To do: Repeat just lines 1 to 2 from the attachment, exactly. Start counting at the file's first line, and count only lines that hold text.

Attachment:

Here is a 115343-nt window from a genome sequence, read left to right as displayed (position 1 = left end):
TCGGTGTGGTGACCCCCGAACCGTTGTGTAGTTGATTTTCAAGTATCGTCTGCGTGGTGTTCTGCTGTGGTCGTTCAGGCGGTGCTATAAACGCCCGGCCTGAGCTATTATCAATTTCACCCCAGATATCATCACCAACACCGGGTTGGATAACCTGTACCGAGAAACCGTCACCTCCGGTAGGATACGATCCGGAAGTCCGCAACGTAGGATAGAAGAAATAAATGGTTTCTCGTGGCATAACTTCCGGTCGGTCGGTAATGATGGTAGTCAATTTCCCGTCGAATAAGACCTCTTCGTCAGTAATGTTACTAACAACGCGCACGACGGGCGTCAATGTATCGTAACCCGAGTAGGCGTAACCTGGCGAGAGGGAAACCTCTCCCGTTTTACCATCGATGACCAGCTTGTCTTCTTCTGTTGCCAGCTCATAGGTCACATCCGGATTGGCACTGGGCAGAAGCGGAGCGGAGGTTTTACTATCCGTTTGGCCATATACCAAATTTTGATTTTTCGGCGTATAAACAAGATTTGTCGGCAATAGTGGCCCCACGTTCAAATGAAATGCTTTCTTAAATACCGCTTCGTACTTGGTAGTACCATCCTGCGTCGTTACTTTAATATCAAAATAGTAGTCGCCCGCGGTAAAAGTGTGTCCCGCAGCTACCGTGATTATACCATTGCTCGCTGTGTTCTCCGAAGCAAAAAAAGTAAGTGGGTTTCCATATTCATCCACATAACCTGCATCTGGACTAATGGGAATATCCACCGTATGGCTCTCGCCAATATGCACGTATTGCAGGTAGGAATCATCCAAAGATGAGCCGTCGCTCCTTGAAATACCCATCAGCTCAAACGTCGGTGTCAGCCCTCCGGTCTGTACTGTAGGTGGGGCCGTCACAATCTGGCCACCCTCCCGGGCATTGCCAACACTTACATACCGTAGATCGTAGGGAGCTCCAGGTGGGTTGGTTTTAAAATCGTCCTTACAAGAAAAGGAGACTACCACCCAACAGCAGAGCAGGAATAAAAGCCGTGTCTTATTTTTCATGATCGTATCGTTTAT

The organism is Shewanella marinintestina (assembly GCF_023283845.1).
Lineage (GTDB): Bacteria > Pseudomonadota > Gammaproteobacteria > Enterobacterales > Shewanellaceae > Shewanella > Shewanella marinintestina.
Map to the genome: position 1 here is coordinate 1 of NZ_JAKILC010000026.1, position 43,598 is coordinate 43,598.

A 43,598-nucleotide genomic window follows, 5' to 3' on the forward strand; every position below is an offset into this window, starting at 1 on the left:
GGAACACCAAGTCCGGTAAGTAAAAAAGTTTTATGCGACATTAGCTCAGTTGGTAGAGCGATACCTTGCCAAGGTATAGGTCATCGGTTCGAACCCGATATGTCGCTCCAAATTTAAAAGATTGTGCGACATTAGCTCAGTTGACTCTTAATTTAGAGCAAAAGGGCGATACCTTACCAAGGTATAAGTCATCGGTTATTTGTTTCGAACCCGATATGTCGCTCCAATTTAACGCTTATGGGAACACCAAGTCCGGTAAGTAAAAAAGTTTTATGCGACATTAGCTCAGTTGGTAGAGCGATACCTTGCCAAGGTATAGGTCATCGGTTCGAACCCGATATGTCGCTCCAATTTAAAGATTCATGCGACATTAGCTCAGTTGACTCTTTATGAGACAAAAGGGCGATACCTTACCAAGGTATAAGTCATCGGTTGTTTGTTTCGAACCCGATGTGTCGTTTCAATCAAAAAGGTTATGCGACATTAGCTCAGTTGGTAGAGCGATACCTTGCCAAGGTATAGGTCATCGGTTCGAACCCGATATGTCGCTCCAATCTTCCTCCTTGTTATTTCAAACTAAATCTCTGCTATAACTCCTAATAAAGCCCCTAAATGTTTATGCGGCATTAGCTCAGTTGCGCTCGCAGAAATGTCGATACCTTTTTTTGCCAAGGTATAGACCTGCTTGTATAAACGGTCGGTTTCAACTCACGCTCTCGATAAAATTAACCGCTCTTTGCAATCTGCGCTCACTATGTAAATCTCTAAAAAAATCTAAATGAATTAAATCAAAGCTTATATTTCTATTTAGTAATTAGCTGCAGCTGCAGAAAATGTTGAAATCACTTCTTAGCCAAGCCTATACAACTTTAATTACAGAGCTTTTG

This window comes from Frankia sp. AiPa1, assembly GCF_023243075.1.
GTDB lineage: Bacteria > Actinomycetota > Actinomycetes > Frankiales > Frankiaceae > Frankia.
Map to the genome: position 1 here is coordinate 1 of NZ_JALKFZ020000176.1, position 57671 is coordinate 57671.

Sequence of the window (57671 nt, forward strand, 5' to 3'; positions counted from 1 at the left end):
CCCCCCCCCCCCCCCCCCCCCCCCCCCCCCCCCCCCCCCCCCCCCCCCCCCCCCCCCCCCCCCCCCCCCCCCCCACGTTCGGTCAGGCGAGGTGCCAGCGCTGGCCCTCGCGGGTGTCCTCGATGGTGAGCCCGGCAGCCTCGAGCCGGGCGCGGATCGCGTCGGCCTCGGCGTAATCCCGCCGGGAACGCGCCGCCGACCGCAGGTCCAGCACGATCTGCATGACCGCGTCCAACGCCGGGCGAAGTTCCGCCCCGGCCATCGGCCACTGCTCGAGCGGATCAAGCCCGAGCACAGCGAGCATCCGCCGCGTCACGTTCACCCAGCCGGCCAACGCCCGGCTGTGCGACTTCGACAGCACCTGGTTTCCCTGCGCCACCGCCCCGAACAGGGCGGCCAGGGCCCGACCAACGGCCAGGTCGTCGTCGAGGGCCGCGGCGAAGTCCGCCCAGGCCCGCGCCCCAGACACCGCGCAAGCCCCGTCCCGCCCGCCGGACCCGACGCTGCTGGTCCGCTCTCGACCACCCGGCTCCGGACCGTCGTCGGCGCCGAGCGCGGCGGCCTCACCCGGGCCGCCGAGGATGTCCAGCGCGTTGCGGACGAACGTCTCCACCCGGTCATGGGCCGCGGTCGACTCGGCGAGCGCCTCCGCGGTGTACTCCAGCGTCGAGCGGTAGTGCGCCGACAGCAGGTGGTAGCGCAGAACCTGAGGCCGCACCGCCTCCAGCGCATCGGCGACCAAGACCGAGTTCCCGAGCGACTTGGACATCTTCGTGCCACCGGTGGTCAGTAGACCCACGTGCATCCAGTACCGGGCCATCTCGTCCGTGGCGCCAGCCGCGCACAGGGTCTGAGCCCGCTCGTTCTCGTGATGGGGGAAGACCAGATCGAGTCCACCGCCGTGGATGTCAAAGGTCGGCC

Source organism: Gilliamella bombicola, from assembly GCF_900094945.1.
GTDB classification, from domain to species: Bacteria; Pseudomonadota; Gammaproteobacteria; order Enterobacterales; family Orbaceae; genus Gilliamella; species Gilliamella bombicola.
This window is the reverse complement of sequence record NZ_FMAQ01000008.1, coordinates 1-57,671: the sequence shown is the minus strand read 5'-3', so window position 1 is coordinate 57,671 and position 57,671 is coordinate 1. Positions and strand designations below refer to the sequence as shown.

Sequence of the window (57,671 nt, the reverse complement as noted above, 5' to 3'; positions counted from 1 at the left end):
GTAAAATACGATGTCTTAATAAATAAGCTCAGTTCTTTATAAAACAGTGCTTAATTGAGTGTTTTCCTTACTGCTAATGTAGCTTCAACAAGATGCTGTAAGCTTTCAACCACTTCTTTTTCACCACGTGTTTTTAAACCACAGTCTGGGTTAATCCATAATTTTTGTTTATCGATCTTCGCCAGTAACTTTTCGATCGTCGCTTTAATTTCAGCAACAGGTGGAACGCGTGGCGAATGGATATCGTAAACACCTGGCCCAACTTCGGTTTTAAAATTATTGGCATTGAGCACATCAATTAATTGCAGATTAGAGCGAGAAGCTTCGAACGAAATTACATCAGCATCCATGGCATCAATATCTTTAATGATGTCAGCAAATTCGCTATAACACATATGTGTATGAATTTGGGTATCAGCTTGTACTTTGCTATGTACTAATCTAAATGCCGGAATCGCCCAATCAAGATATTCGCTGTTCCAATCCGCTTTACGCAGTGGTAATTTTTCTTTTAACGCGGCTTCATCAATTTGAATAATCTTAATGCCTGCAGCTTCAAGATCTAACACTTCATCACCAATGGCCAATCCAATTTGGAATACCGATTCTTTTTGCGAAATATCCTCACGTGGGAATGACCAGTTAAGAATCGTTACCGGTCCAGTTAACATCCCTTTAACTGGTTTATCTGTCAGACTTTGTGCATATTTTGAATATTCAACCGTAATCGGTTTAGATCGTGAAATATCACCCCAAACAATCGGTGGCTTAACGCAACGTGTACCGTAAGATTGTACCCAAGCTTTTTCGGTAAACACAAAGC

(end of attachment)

Here is a 115343-nt window from a genome sequence, read left to right as displayed (position 1 = left end):
TCGGTGTGGTGACCCCCGAACCGTTGTGTAGTTGATTTTCAAGTATCGTCTGCGTGGTGTTCTGCTGTGGTCGTTCAGGCGGTGCTATAAACGCCCGGCCTGAGCTATTATCAATTTCACCCCAGATATCATCACCAACACCGGGTTGGATAACCTGTACCGAGAAACCGTCACCTCCGGTAGGATACGATCCGGAAGTCCGCAACGTAGGATAGAAGAAATAAATGGTTTCTCGTGGCATAACTTCCGGTCGGTCGGTAATGATGGTAGTCAATTTCCCGTCGAATAAGACCTCTTCGTCAGTAATGTTACTAACAACGCGCACGACGGGCGTCAATGTATCGTAACCCGAGTAGGCGTAACCTGGCGAGAGGGAAACCTCTCCCGTTTTACCATCGATGACCAGCTTGTCTTCTTCTGTTGCCAGCTCATAGGTCACATCCGGATTGGCACTGGGCAGAAGCGGAGCGGAGGTTTTACTATCCGTTTGGCCATATACCAAATTTTGATTTTTCGGCGTATAAACAAGATTTGTCGGCAATAGTGGCCCCACGTTCAAATGAAATGCTTTCTTAAATACCGCTTCGTACTTGGTAGTACCATCCTGCGTCGTTACTTTAATATCAAAATAGTAGTCGCCCGCGGTAAAAGTGTGTCCCGCAGCTACCGTGATTATACCATTGCTCGCTGTGTTCTCCGAAGCAAAAAAAGTAAGTGGGTTTCCATATTCATCCACATAACCTGCATCTGGACTAATGGGAATATCCACCGTATGGCTCTCGCCAATATGCACGTATTGCAGGTAGGAATCATCCAAAGATGAGCCGTCGCTCCTTGAAATACCCATCAGCTCAAACGTCGGTGTCAGCCCTCCGGTCTGTACTGTAGGTGGGGCCGTCACAATCTGGCCACCCTCCCGGGCATTGCCAACACTTACATACCGTAGATCGTAGGGAGCTCCAGGTGGGTTGGTTTTAAAATCGTCCTTACAAGAAAAGGAGACTACCACCCAACAGCAGAGCAGGAATAAAAGCCGTGTCTTATTTTTCATGATCGTATCGTTTAT